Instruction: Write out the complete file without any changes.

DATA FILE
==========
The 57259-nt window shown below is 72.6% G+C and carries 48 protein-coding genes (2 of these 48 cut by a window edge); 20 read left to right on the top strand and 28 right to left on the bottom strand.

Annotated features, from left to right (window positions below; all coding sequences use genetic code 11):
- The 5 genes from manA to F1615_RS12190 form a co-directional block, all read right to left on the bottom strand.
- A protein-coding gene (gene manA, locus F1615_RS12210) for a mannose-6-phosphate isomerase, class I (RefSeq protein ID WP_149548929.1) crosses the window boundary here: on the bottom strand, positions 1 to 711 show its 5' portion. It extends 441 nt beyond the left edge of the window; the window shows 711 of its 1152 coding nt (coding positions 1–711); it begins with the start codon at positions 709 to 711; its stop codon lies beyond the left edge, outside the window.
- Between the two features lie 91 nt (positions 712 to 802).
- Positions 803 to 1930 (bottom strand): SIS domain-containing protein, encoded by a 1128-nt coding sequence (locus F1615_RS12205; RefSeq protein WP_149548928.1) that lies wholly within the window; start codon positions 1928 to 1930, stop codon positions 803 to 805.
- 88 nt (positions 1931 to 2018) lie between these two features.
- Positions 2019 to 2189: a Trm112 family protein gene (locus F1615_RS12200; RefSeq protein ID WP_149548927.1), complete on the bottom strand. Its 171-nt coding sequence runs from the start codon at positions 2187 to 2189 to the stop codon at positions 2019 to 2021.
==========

The 57259-nt window shown below is 72.6% G+C and carries 48 protein-coding genes (2 of these 48 cut by a window edge); 20 read left to right on the top strand and 28 right to left on the bottom strand.

Annotated features, from left to right (window positions below; all coding sequences use genetic code 11):
- The 5 genes from manA to F1615_RS12190 form a co-directional block, all read right to left on the bottom strand.
- A protein-coding gene (gene manA, locus F1615_RS12210) for a mannose-6-phosphate isomerase, class I (RefSeq protein ID WP_149548929.1) crosses the window boundary here: on the bottom strand, positions 1 to 711 show its 5' portion. It extends 441 nt beyond the left edge of the window; the window shows 711 of its 1152 coding nt (coding positions 1–711); it begins with the start codon at positions 709 to 711; its stop codon lies beyond the left edge, outside the window.
- Between the two features lie 91 nt (positions 712 to 802).
- Positions 803 to 1930 (bottom strand): SIS domain-containing protein, encoded by a 1128-nt coding sequence (locus F1615_RS12205; RefSeq protein WP_149548928.1) that lies wholly within the window; start codon positions 1928 to 1930, stop codon positions 803 to 805.
- 88 nt (positions 1931 to 2018) lie between these two features.
- Positions 2019 to 2189: a Trm112 family protein gene (locus F1615_RS12200; RefSeq protein ID WP_149548927.1), complete on the bottom strand. Its 171-nt coding sequence runs from the start codon at positions 2187 to 2189 to the stop codon at positions 2019 to 2021.